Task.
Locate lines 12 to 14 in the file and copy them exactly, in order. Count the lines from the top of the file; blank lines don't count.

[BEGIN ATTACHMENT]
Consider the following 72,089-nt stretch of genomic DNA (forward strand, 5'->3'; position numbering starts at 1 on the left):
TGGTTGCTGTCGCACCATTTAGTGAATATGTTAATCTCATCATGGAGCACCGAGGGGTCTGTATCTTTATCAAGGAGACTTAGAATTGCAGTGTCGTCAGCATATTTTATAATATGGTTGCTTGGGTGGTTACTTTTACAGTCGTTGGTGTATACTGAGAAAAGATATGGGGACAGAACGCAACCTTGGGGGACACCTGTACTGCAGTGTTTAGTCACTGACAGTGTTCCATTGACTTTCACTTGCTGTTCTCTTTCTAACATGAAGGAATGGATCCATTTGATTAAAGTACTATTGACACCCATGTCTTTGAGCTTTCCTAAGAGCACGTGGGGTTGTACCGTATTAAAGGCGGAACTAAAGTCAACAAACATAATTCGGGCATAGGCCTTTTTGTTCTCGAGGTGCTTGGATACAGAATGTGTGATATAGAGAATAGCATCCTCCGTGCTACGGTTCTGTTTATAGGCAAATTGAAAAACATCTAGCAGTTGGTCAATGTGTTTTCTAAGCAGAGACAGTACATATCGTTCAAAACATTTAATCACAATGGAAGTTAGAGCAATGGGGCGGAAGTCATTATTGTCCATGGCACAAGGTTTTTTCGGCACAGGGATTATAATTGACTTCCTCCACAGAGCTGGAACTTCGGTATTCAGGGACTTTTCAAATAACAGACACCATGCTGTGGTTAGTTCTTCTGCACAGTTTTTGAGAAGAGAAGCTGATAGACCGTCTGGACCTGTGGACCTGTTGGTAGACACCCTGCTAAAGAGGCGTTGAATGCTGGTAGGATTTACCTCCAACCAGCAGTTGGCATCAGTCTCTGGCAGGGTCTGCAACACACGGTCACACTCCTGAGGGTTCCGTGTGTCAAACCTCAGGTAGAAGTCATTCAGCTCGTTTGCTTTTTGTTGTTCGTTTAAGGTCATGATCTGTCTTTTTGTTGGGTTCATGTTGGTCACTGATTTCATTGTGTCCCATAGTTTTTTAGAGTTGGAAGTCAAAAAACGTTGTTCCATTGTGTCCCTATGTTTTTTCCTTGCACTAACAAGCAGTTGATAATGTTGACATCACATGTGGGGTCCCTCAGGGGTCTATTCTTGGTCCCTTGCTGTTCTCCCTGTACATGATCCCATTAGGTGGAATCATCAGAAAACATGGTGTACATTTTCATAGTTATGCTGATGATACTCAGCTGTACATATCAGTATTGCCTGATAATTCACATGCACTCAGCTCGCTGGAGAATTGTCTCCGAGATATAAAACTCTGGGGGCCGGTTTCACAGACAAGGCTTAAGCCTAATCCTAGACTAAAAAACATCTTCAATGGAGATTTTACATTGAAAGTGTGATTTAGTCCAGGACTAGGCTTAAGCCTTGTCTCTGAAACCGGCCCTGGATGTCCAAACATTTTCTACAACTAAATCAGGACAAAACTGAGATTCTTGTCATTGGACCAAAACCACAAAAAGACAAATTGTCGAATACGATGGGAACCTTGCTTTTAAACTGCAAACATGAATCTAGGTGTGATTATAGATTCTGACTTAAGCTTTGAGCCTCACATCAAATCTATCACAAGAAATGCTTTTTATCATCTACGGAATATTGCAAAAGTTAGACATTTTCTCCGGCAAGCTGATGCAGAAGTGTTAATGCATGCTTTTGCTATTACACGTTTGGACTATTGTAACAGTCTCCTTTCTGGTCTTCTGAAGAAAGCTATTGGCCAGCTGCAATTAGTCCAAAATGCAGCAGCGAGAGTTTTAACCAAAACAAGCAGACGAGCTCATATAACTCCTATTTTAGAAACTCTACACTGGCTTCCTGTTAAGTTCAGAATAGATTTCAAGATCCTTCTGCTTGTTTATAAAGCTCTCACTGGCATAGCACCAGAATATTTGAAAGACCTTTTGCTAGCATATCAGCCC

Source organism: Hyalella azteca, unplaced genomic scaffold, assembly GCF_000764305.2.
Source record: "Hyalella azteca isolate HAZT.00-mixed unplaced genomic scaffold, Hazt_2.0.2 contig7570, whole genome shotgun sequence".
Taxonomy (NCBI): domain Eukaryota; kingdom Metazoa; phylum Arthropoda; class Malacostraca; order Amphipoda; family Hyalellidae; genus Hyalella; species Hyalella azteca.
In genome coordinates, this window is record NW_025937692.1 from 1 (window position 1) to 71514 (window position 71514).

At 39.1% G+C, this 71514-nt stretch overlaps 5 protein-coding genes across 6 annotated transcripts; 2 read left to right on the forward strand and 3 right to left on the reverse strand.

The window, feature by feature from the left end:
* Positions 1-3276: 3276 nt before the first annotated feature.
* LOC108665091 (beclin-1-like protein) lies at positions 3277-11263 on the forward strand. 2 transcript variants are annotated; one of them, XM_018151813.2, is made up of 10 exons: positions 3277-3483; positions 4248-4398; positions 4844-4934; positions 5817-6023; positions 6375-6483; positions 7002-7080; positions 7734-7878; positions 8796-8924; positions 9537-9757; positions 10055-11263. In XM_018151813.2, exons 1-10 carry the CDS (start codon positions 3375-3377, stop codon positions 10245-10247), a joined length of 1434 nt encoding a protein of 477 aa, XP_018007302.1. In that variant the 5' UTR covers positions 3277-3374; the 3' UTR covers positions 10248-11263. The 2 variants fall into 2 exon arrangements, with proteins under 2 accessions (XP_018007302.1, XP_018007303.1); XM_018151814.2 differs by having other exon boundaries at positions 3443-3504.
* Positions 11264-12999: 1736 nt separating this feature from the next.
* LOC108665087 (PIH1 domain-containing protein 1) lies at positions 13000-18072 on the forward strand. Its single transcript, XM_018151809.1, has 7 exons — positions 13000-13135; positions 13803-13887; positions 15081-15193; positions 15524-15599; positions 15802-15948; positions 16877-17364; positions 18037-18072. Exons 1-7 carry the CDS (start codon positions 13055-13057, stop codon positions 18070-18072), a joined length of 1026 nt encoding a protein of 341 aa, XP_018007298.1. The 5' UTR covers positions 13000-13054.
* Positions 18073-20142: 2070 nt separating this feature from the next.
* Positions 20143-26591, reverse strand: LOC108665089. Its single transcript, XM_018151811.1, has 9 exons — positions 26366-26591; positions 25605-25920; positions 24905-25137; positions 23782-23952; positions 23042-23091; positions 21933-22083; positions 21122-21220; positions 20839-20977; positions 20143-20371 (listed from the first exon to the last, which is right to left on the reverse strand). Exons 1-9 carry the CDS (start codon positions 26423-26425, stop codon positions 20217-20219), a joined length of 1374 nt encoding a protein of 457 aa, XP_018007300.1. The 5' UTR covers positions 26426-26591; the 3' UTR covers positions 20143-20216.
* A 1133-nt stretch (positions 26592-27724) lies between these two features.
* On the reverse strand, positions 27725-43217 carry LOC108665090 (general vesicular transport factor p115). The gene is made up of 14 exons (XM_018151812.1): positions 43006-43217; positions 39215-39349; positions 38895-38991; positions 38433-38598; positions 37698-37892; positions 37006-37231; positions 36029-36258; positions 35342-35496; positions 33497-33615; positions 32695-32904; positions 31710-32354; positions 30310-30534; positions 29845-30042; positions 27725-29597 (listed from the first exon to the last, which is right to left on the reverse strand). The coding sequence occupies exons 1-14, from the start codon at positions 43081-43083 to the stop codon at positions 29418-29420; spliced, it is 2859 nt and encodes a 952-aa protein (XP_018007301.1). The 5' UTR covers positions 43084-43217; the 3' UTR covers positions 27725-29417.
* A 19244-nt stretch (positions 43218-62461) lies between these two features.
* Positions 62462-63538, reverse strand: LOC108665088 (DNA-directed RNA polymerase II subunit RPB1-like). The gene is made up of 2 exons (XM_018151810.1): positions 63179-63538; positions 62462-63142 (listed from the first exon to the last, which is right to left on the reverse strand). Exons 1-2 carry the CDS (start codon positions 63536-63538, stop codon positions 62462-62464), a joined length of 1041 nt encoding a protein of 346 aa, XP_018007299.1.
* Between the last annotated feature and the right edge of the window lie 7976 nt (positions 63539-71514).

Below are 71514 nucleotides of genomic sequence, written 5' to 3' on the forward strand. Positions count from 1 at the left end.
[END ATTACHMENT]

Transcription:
* LOC108665087 (PIH1 domain-containing protein 1) lies at positions 13000-18072 on the forward strand. Its single transcript, XM_018151809.1, has 7 exons — positions 13000-13135; positions 13803-13887; positions 15081-15193; positions 15524-15599; positions 15802-15948; positions 16877-17364; positions 18037-18072. Exons 1-7 carry the CDS (start codon positions 13055-13057, stop codon positions 18070-18072), a joined length of 1026 nt encoding a protein of 341 aa, XP_018007298.1. The 5' UTR covers positions 13000-13054.
* Positions 18073-20142: 2070 nt separating this feature from the next.
* Positions 20143-26591, reverse strand: LOC108665089. Its single transcript, XM_018151811.1, has 9 exons — positions 26366-26591; positions 25605-25920; positions 24905-25137; positions 23782-23952; positions 23042-23091; positions 21933-22083; positions 21122-21220; positions 20839-20977; positions 20143-20371 (listed from the first exon to the last, which is right to left on the reverse strand). Exons 1-9 carry the CDS (start codon positions 26423-26425, stop codon positions 20217-20219), a joined length of 1374 nt encoding a protein of 457 aa, XP_018007300.1. The 5' UTR covers positions 26426-26591; the 3' UTR covers positions 20143-20216.